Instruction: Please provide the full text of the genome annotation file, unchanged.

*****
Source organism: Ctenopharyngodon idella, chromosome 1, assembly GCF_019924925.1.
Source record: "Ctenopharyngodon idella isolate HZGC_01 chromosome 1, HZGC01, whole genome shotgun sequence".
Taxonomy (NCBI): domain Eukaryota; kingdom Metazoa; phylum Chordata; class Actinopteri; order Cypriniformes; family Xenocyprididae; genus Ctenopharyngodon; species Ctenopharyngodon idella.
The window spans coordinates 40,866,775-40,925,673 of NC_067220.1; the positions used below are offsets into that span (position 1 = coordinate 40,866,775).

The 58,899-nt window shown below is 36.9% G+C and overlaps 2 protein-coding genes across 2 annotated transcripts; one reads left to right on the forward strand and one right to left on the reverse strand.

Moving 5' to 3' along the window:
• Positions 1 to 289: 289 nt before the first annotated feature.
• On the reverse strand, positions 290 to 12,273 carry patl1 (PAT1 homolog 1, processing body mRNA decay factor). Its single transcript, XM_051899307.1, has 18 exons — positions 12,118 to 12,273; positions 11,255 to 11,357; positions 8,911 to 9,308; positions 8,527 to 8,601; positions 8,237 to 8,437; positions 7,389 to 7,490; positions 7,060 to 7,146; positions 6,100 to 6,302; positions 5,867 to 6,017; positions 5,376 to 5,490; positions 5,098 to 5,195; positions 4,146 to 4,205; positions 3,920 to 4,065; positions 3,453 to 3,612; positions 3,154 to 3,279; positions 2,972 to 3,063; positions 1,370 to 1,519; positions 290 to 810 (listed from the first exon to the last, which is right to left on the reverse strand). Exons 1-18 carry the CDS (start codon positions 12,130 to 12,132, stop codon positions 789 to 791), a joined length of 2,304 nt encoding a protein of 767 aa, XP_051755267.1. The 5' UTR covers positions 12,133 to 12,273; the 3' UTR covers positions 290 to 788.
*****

Source organism: Ctenopharyngodon idella, chromosome 1, assembly GCF_019924925.1.
Source record: "Ctenopharyngodon idella isolate HZGC_01 chromosome 1, HZGC01, whole genome shotgun sequence".
Taxonomy (NCBI): domain Eukaryota; kingdom Metazoa; phylum Chordata; class Actinopteri; order Cypriniformes; family Xenocyprididae; genus Ctenopharyngodon; species Ctenopharyngodon idella.
The window spans coordinates 40,866,775-40,925,673 of NC_067220.1; the positions used below are offsets into that span (position 1 = coordinate 40,866,775).

The 58,899-nt window shown below is 36.9% G+C and overlaps 2 protein-coding genes across 2 annotated transcripts; one reads left to right on the forward strand and one right to left on the reverse strand.

Moving 5' to 3' along the window:
• Positions 1 to 289: 289 nt before the first annotated feature.
• On the reverse strand, positions 290 to 12,273 carry patl1 (PAT1 homolog 1, processing body mRNA decay factor). Its single transcript, XM_051899307.1, has 18 exons — positions 12,118 to 12,273; positions 11,255 to 11,357; positions 8,911 to 9,308; positions 8,527 to 8,601; positions 8,237 to 8,437; positions 7,389 to 7,490; positions 7,060 to 7,146; positions 6,100 to 6,302; positions 5,867 to 6,017; positions 5,376 to 5,490; positions 5,098 to 5,195; positions 4,146 to 4,205; positions 3,920 to 4,065; positions 3,453 to 3,612; positions 3,154 to 3,279; positions 2,972 to 3,063; positions 1,370 to 1,519; positions 290 to 810 (listed from the first exon to the last, which is right to left on the reverse strand). Exons 1-18 carry the CDS (start codon positions 12,130 to 12,132, stop codon positions 789 to 791), a joined length of 2,304 nt encoding a protein of 767 aa, XP_051755267.1. The 5' UTR covers positions 12,133 to 12,273; the 3' UTR covers positions 290 to 788.